All Dogs Should Learn to Wear a Muzzle
Teaching your dog to be comfortable in a muzzle now can save the day in an emergency.
There’s nothing like suggesting that their dog wear a muzzle to make a dog owner’s hackles go up. Anytime I feel the need to recommend it to one of my students for any reason, I prepare for the pushback, and gear up to dive into my “party hat speech,” which goes something like this…
The day I came to the opinion that every dog should learn to wear a muzzle during the good times when the thought that there might someday be the need for it seems ridiculous was the day my beloved Tatsuya, now a three and a half year old sweetheart of a dog, injured himself as a puppy.
Tatsu had been nothing but cuddly and loving to that date. He had never so much as raised his lip at me or any other being. But that evening, as performed his most impressive zoomies around our yard, he suddenly began to shriek like I’ve never heard any creature shriek before, and it wasn’t just a few shrieks, but a steady stream of blood curdling, heart piercing sounds that drew neighbors (thankfully) from their houses to our aid.
Every shred of dog-professional’s common sense fled my brain as the panicked mother hen impulse took over my body. I reached for the leg Tatsu was limping on, expecting to find a thorn or piece of glass in his paw. As the doctor from next door arrived on the scene, I noticed blood all over Tatsu’s cream and gold coat. “He’s impaled himself on something” I cried. Nope, the doctor pointed out, it was me who had been impaled. Tatsu seemed to have chewed on my hand as if trying to chew his way out of a bear trap, and I must have gone into shock.
That was just the beginning of our adventure. Somehow, we had to get this nearly sixty pound borzoi puppy up the terraced stairs of my yard and into my van to get him to a twenty-four hour emergency veterinary clinic.
Finally, my senses returned to me. With Tatsu still making those horrifying sounds he’s never made again, clearly in excruciating pain, I realized it was possible that he’d try to bite again when we moved him to the van. As my neighbors and friends sprang into action to cobble together a doggy stretcher, I used an ace bandage to create a makeshift muzzle for Tatsu—the one useful skill I had retained from a pet first aid workshop I once took.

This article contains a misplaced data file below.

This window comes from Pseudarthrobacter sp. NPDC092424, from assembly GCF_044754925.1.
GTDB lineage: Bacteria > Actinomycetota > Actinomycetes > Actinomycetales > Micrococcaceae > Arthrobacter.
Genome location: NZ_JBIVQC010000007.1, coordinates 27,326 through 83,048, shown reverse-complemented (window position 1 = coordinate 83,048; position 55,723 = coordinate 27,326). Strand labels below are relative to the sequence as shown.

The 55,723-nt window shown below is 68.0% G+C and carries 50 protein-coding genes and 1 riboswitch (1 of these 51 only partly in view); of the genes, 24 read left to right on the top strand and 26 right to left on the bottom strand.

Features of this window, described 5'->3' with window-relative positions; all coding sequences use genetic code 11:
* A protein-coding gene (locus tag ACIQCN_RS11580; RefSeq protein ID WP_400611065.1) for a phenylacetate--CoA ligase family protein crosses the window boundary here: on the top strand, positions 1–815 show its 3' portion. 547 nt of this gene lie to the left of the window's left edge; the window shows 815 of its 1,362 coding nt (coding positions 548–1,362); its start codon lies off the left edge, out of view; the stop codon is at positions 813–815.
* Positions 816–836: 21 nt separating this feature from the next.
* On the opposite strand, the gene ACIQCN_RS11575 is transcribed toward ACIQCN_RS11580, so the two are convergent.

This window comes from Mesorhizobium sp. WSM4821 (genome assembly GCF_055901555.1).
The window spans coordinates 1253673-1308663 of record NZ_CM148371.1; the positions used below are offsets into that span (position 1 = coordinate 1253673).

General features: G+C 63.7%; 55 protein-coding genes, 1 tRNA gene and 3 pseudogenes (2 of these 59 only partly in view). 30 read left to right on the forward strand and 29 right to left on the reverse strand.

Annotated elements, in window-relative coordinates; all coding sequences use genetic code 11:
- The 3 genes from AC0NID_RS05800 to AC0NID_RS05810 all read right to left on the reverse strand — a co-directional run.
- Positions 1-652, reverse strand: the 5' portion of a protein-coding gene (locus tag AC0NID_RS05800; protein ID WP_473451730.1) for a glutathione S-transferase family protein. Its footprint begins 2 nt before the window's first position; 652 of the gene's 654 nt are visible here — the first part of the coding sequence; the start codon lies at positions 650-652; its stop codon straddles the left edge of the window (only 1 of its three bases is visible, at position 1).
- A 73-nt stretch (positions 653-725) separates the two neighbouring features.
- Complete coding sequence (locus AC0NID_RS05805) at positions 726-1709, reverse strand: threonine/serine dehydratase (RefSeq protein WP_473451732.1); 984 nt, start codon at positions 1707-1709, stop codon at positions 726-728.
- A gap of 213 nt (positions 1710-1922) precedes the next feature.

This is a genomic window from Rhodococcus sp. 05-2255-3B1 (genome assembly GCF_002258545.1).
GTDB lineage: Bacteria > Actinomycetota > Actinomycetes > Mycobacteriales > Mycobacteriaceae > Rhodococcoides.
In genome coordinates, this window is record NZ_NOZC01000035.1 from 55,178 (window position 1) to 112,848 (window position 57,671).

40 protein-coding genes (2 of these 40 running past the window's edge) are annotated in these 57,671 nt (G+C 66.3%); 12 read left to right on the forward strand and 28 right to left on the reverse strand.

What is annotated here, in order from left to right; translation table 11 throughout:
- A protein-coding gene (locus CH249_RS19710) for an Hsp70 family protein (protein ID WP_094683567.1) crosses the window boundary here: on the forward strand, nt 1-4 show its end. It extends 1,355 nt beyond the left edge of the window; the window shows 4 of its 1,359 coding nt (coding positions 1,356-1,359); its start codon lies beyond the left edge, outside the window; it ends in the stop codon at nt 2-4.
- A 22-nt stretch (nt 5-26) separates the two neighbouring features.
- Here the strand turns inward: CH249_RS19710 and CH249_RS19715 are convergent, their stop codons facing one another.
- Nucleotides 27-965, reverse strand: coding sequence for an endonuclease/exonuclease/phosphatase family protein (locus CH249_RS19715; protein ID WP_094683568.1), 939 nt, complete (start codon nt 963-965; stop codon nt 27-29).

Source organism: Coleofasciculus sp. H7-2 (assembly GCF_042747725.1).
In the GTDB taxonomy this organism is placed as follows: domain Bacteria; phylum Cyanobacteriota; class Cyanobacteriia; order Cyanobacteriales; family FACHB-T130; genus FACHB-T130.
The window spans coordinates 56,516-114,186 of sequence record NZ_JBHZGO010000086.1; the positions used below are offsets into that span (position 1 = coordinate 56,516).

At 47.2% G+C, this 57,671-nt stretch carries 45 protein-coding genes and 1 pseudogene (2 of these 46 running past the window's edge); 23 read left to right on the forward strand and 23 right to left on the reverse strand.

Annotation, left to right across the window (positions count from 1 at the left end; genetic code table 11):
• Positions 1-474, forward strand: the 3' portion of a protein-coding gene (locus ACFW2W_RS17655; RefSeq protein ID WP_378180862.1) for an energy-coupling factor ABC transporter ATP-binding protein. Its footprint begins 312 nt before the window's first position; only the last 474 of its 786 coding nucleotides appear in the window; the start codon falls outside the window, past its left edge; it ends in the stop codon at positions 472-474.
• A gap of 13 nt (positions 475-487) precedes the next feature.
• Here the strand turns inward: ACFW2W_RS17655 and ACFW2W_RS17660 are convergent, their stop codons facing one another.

It was at one of his many clinic visits around that time that a vet tech called his muzzle (which we put on him—just in case—every time we had to examine his injury or lift him) a “party hat.” What a change that phrase made to my thinking! Suddenly, the muzzle’s shameful connotation implying “biter” was lifted and I was able to see the muzzle as stigma-free management tool.
No new dog owner expects their dog to someday bite and no one can predict when an emergency will spring up, so I’ve come to see proactively teaching a dog to wear a muzzle as just one more step to take towards emergency preparedness. Getting them used to their “party hat” through fun, playful techniques helps them to see the muzzle as a predictor of something potentially good rather than something potentially scary so that the muzzle, itself, doesn’t cause additional stress to the dog in the event that it someday needs to be used.
We hope that our dog will never develop a medical condition or suffer an unfortunate experience that causes them to display seriously aggressive behavior. We hope that we’ll never need to use a muzzle as a management tool to prevent our dog from swallowing things that may need to be surgically removed, or biting another dog or person out of fear or when in extreme pain. However, if the need for a muzzle does someday arise, at least being muzzled will be less likely to frighten our dog any more than it already is at that moment.
To this day, our household still contains Tatsu’s blue “party hat” from when he was a frightened puppy recovering from a serious injury, although we haven’t needed to use it in years. In fact, since that awful night, Tatsu has never again tried to bite for any reason. Still, we keep it around, just in case.
Check back next week to learn a little about different types of muzzles and when (or when not to) use them; how to make a muzzle seem less scary looking to other humans (if desired) and how to teach your dog to feel comfortable wearing a muzzle. Your homework this week is just to keep an open mind to the idea of teaching your dog to wear a muzzle and begin getting yourself into the “party hat” spirit.